For some – such as Jean-Paul Durup and Jean-Marc Brocard – oak is still considered an irrelevance. Says Durup: ‘We are looking for authenticity of terroir. The particularity of Chablis is its minerality, which is not found anywhere else. Why would we want to mask this with wood?’ The Durup wines are indeed strong on minerality, and present an impressive consistency of style across the range. Brocard expresses the same sentiment as Durup regarding use of wood. On his wooden cases he prints: ‘My wine draws its aroma from the earth.’ Which goes to show that it’s not only the traditionalists who share the ‘purist’ view of Chablis.
Brocard started with just 1ha (hectare) of vines in 1974.
He is now one of the largest producers, with annual sales of 2.2 million bottles. His wines range from the rich, open, buttery style of the Montée de Tonnerre 2001 to the intensely mineral, lemony Montmains 2002.
A more contentious issue is that of yield. At a time when most quality producers around the world recognise that lower yields of healthy grapes give better wines, most Chablis producers are happy to produce up to the maximum levels permitted. Given that these levels have been raised as of April 2003 (effective from the 2002 harvest), this does not bode well for quality. Arguments in favour of higher yields usually revolve around the fact that it is hard to control yields and that, in any case, Chardonnay does well at high yields. This may be true, but it leaves Chablis in the position of having the highest permitted yields of any quality white Burgundy by some margin.
Chablis producers have the good fortune to be able to produce wines of recognisable ‘Chablis’ character at relatively high yields. But one is often struck by the ‘what if’ factor in tasting these wines: namely, what if the yields had been lower? Would the intensity and concentration of Chablis’ unique character be better expressed? Since our appetite for Chablis appears to be insatiable, however, producers have little obvious incentive to reduce their production in the short term.
But there are plenty of conscientious producers who do make efforts to control production levels, principally via limiting fertisiler applications, pruning, de-budding and green-harvesting. At William Fèvre, a further measure has been to increase vine density for all new plantings, up to 8,500 plants per ha instead of the 5,800 which is traditional in Chablis (compared with around 10,000 plants per ha in Burgundy’s Côte d’Or). Winemaker Didier Séguier claims low yields are not necessary for Chardonnay, but believes that for great wines, production should be limited to around 45–50hl/ha.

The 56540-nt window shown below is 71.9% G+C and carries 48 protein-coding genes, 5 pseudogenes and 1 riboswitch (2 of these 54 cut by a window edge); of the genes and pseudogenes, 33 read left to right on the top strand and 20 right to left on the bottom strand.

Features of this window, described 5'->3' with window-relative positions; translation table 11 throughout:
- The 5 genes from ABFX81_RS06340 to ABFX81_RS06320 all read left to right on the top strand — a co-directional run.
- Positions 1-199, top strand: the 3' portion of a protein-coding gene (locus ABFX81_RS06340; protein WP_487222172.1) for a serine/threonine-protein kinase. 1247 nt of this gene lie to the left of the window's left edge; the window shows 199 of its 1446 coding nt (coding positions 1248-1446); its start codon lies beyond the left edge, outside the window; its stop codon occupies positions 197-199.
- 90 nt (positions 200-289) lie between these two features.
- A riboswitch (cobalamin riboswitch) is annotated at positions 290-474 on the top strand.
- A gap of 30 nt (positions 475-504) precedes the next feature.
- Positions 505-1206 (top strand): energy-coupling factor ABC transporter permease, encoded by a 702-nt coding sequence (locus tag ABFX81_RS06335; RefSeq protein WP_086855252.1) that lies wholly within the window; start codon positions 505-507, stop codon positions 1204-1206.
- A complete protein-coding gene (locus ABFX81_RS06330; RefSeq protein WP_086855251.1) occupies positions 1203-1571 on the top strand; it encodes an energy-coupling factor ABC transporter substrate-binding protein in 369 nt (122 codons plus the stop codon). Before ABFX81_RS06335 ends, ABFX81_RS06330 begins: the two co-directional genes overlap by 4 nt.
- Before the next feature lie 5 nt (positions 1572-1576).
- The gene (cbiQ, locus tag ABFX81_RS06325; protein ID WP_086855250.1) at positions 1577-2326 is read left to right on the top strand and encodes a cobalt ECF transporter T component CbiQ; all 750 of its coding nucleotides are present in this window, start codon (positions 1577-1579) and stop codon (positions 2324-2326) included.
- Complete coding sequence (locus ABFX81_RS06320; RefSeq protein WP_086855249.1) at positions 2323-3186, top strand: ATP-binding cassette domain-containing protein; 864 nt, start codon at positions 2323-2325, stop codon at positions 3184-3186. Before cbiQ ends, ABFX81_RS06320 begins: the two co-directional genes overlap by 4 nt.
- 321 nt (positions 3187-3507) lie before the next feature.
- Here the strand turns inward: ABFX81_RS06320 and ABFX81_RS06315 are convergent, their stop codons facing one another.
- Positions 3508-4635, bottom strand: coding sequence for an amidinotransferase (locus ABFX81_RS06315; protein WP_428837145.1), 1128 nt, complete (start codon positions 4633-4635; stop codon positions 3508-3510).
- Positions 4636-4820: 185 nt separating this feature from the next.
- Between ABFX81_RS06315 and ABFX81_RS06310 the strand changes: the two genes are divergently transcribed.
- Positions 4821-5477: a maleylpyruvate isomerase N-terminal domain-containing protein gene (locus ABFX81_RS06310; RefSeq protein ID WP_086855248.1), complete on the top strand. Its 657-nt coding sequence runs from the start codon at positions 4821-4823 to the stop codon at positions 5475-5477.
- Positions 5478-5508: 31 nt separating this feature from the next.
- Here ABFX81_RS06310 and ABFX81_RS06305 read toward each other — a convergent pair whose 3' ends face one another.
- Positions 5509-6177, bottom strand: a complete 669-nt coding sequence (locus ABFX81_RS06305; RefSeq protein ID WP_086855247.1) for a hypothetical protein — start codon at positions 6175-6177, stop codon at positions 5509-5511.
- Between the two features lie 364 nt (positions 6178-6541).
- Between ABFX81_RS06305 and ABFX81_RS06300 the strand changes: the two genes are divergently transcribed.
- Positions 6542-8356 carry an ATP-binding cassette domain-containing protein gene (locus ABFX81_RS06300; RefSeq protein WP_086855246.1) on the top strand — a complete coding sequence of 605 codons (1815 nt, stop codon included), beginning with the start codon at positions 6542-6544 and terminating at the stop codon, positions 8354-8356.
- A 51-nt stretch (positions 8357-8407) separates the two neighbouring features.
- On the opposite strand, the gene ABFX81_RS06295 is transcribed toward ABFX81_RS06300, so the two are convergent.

Harvesting By Hand
The William Fèvre domaine has some of the finest and oldest sites in Chablis, with land in six of the seven grands crus. Of course, there’s more to good winemaking than limiting production: they also harvest premiers and grands crus by hand in small boxes (the only domaine in Chablis to do this for all wines of these levels). The wines are leaner in style than many, but full of Chablis character. They are aged mostly in stainless steel, but a small proportion of oak is used, deemed by Séguier to be ‘necessary to express the best terroirs’.
For now, debates about reducing yields are likely to be put on hold. The 2002 vintage has been hailed as a success across the board. The wines are characterised by a full weight of ripe fruit, with excellent balancing acidity. The general view is that they will age very well. The wines are very easy to taste in their current youthful state (all of the recommendations for 2002 are vat or barrel samples), and many show great promise.
The current 2001 vintage is talked of as nothing short of a miracle. Producers are happy with the results of what promised to be a wash-out. Jean-Paul Durup says the criticism of the vintage is misplaced. ‘Quality all depended on the harvest date. If producers waited for the rain to pass, good weather returned. And the vintage has better structure than the 2000’. Michel Laroche adds, ‘I had never, in 35 years of making wine, seen the vineyard in such bad condition, with the sole exception of 1972. September was grey, cold and rainy. At the last minute, the weather changed.’ Nobody is saying that 2001 is a great vintage, and certain wines seem a little diluted. But for short-term drinking, it is a success. And the producers of Chablis are likely to be drinking to it for some time to come.
Beverley Blanning MW is a freelance writer.
Written by BEVERLEY BLANNING MW